Thursday, February 14, 2013
NEW POPE? I'VE GIVEN UP HOPE
THERE is a poignant air, almost wistful, to electing a pope in the modern world. In a time of discredited monarchies, can this monarchy survive and be relevant? There is nostalgia for the assurances of the past, quaint in their charm, but trepidation over their survivability. In monarchies, change is supposed to come from the top, if it is to come at all. So people who want to alter things in Catholic life are told to wait for a new pope. Only he has the authority to make the changeless church change, but it is his authority that stands in the way of change.
Of course, the pope is no longer a worldly monarch. For centuries he was such a ruler, with all the resources of a medieval or Renaissance prince — realms, armies, prisons, spies, torturers. But in the 19th century, when his worldly territories were wrested away by Italy, Pope Pius IX lunged toward a compensatory moral monarchy.
In 1870, he elicited — from a Vatican council he called and controlled — the first formal declaration that a pope is infallible. From that point on, even when he was not making technically infallible statements, the pope was thought to be dealing in eternal truths. A gift for eternal truths is as dangerous as the gift of Midas’s touch. The pope cannot undo the eternal truths he has proclaimed.
When Pope Paul VI’s commission of learned and loyal Catholics, lay and clerical, reconsidered the “natural law” teaching against birth control, and concluded that it could not, using natural reason, find any grounds for it, Cardinal Alfredo Ottaviani, the secretary of the Holy Office, told Paul that people had for years, on papal warrant, believed that using a contraceptive was a mortal sin, for which they would go to hell if they died unrepentant. On the other hand, those who followed “church teaching” were obliged to have many children unless they abstained from sex. How could Paul VI say that Pius XI, in his 1930 encyclical Casti Connubii, had misled the people in such a serious way? If he admitted it, what would happen to his own authority as moral arbiter in matters of heaven and hell? So Paul VI doubled down, adding another encyclical in 1968, Humanae Vitae, to the unrenounceable eternal truths that pile up around a moral monarch.
In our day, most Catholics in America have reached the same conclusion that Paul VI’s commission did. But successive popes have stuck by Pius and Paul and have appointed bishops who demonstrate loyalty on this matter. That is why some American bishops in the recent presidential election said that President Obama was destroying “religious liberty” if his health plan insured funds for contraception. Nonetheless, more Catholics voted for Mr. Obama than didn’t. In a normal government, this disconnect between rulers and ruled would be negotiated. But eternal truths are nonnegotiable.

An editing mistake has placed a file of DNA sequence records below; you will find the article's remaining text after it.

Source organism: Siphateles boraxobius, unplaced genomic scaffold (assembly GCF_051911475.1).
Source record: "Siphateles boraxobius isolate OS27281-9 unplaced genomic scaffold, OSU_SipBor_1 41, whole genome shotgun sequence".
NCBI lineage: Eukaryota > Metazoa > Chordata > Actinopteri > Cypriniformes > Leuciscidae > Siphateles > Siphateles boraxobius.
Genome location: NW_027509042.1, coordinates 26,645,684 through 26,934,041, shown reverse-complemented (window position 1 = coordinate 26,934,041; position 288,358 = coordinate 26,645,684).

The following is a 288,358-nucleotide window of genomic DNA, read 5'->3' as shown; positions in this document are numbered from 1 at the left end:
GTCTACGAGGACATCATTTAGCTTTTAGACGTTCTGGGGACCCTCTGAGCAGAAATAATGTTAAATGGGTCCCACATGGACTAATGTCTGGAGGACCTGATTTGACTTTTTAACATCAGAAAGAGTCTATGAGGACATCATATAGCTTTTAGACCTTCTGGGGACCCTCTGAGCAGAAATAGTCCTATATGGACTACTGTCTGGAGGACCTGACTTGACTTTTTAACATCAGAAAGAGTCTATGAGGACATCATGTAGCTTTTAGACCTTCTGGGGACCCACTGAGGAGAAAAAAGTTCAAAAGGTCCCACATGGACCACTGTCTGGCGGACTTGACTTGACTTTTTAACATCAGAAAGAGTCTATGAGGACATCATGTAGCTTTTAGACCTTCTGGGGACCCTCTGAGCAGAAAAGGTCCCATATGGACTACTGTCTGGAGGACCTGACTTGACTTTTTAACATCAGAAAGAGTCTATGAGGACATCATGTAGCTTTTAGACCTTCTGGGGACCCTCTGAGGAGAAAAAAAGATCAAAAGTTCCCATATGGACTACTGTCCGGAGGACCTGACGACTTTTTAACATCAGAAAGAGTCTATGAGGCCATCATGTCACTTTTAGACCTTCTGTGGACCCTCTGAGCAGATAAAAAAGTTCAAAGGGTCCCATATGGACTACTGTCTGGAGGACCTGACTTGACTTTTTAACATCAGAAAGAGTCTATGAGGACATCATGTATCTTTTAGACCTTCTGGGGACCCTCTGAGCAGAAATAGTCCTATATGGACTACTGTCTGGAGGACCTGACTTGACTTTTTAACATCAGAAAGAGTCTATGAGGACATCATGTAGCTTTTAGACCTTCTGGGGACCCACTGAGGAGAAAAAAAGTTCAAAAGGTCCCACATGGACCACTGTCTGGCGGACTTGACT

Wistful Catholics hope that on this and other matters of disagreement between the church as People of God and the ruling powers in the church, a new pope can remedy that discord. But a new pope will be elected by cardinals who were elevated to office by the very popes who reaffirmed “eternal truths” like the teaching on contraception. They were appointed for their loyalty, as were the American bishops who stubbornly upheld the contraception nonsense in our elections.
Will the new conclave vote for a man who goes against the teachings of his predecessors? Even if they do, can the man chosen buck the structure through which he rose without kicking the structure down? These considerations have given the election of new popes the air of watching Charlie Brown keep trying to kick the football, hoping that Lucy will cooperate.
As this election approaches, some hope that the shortage of priests, and their damaged reputation and morale, can be remedied by adding married priests, or women priests, or gay priests. But that misses the point. Whatever their sexual status, they will still be priests. They will not be chosen by their congregations (as was the practice in the early church). They will be appointed from above, by bishops approved for their loyalty to Rome, which will police their doctrinal views as it has with priests heretofore. The power structure will not be changed by giving it new faces. Monarchies die hard.
In 1859, John Henry Newman published an article that led to his denunciation in Rome as “the most dangerous man in England.” It was called “On Consulting the Faithful in Matters of Doctrine” and it showed that in history the laity had been more true to the Gospel than the hierarchy. That was an unacceptable position to Rome. It still is. Pope Benedict XVI, when he was still Cardinal Joseph Ratzinger, was asked if it did not disturb him that Catholics disagreed with the rulings of Rome. He said no — that dogma is not formed by majority rule. But that is precisely how it was formed in the great councils like that at Nicaea, where bishops voted to declare dogmas on the Trinity and the Incarnation. There was no pope involved in those councils. Yet they defined the most important truths of the faith.
Jesus, we are reminded, said to Peter, “You are Peter, and upon this rock I will build my church.” But Peter was addressed as a faithful disciple, not as a priest or a pope. There were no priests in Peter’s time, and no popes. Paul never called himself or any of his co-workers priests. He did not offer sacrifice. Those ideas came in later, through weird arguments contained in the anonymous Epistle to the Hebrews. The claim of priests and popes to be the sole conduits of grace is a remnant of the era of papal monarchy. We are watching that era fade. But some refuse to recognize its senescence. Such people will run peppily up, like Charlie Brown, to the coming of a new pope. But Lucy, as usual, still holds the football.
Garry Wills is the author, most recently, of “Why Priests? A Failed Tradition.”